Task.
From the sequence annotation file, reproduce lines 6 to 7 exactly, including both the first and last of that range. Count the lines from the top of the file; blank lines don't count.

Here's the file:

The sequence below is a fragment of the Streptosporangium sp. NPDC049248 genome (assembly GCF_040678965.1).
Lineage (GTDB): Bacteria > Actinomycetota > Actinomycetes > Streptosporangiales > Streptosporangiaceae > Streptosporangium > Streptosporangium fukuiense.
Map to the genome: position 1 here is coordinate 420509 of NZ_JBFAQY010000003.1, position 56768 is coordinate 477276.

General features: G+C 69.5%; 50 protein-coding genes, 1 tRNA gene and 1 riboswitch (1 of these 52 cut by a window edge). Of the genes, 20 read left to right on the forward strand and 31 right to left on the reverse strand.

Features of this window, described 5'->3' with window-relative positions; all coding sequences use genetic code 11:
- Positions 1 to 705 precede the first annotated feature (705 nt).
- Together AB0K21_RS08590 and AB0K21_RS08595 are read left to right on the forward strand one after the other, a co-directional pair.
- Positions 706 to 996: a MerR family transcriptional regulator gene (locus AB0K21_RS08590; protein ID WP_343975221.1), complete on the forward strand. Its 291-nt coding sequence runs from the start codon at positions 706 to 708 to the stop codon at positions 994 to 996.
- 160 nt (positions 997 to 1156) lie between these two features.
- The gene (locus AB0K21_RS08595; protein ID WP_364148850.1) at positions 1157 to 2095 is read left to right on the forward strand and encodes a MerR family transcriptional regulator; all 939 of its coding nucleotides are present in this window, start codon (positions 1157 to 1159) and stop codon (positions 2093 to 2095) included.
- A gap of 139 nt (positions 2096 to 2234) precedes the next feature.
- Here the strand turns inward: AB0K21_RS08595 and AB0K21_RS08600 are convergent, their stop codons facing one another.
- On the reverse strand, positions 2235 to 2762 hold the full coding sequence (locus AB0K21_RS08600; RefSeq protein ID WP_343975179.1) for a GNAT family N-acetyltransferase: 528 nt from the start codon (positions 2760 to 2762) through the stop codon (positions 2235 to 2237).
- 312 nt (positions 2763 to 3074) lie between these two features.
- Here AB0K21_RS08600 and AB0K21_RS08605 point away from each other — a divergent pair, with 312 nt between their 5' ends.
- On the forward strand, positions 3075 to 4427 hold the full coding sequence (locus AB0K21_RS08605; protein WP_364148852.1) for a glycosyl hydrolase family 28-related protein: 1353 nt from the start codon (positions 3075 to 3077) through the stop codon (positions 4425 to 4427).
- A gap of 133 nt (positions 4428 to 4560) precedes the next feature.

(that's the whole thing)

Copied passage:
- Positions 1 to 705 precede the first annotated feature (705 nt).
- Together AB0K21_RS08590 and AB0K21_RS08595 are read left to right on the forward strand one after the other, a co-directional pair.